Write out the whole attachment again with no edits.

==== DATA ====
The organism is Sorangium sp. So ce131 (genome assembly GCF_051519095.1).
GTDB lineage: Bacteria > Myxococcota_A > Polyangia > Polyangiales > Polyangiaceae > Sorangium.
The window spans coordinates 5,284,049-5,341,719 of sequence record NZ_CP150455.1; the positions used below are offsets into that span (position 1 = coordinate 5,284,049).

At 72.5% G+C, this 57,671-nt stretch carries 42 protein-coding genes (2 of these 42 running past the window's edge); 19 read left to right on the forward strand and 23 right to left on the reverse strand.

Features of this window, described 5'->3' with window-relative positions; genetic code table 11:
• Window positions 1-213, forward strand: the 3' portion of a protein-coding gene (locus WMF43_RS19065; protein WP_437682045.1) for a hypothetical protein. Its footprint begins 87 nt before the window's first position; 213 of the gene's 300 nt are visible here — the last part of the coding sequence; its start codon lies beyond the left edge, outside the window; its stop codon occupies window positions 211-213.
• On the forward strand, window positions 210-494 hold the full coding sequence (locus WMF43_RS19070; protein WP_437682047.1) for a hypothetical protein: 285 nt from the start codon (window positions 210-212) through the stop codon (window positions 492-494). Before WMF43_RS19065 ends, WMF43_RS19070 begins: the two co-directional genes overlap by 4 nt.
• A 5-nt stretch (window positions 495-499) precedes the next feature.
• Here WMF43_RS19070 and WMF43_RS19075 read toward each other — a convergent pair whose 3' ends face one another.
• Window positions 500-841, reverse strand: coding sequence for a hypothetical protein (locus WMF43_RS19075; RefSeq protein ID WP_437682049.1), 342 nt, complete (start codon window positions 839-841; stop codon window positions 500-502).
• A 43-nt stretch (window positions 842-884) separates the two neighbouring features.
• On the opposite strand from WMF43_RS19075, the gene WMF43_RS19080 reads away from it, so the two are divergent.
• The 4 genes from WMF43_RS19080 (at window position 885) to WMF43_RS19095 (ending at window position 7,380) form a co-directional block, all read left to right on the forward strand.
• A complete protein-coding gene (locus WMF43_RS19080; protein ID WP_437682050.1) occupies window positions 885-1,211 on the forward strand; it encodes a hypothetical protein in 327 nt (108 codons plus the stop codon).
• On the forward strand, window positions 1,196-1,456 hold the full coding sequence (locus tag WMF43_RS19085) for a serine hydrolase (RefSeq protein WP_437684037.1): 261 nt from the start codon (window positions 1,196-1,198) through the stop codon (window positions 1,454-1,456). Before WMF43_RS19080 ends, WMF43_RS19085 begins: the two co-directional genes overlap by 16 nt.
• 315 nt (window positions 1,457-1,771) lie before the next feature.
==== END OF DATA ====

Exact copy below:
The organism is Sorangium sp. So ce131 (genome assembly GCF_051519095.1).
GTDB lineage: Bacteria > Myxococcota_A > Polyangia > Polyangiales > Polyangiaceae > Sorangium.
The window spans coordinates 5,284,049-5,341,719 of sequence record NZ_CP150455.1; the positions used below are offsets into that span (position 1 = coordinate 5,284,049).

At 72.5% G+C, this 57,671-nt stretch carries 42 protein-coding genes (2 of these 42 running past the window's edge); 19 read left to right on the forward strand and 23 right to left on the reverse strand.

Features of this window, described 5'->3' with window-relative positions; genetic code table 11:
• Window positions 1-213, forward strand: the 3' portion of a protein-coding gene (locus WMF43_RS19065; protein WP_437682045.1) for a hypothetical protein. Its footprint begins 87 nt before the window's first position; 213 of the gene's 300 nt are visible here — the last part of the coding sequence; its start codon lies beyond the left edge, outside the window; its stop codon occupies window positions 211-213.
• On the forward strand, window positions 210-494 hold the full coding sequence (locus WMF43_RS19070; protein WP_437682047.1) for a hypothetical protein: 285 nt from the start codon (window positions 210-212) through the stop codon (window positions 492-494). Before WMF43_RS19065 ends, WMF43_RS19070 begins: the two co-directional genes overlap by 4 nt.
• A 5-nt stretch (window positions 495-499) precedes the next feature.
• Here WMF43_RS19070 and WMF43_RS19075 read toward each other — a convergent pair whose 3' ends face one another.
• Window positions 500-841, reverse strand: coding sequence for a hypothetical protein (locus WMF43_RS19075; RefSeq protein ID WP_437682049.1), 342 nt, complete (start codon window positions 839-841; stop codon window positions 500-502).
• A 43-nt stretch (window positions 842-884) separates the two neighbouring features.
• On the opposite strand from WMF43_RS19075, the gene WMF43_RS19080 reads away from it, so the two are divergent.
• The 4 genes from WMF43_RS19080 (at window position 885) to WMF43_RS19095 (ending at window position 7,380) form a co-directional block, all read left to right on the forward strand.
• A complete protein-coding gene (locus WMF43_RS19080; protein ID WP_437682050.1) occupies window positions 885-1,211 on the forward strand; it encodes a hypothetical protein in 327 nt (108 codons plus the stop codon).
• On the forward strand, window positions 1,196-1,456 hold the full coding sequence (locus tag WMF43_RS19085) for a serine hydrolase (RefSeq protein WP_437684037.1): 261 nt from the start codon (window positions 1,196-1,198) through the stop codon (window positions 1,454-1,456). Before WMF43_RS19080 ends, WMF43_RS19085 begins: the two co-directional genes overlap by 16 nt.
• 315 nt (window positions 1,457-1,771) lie before the next feature.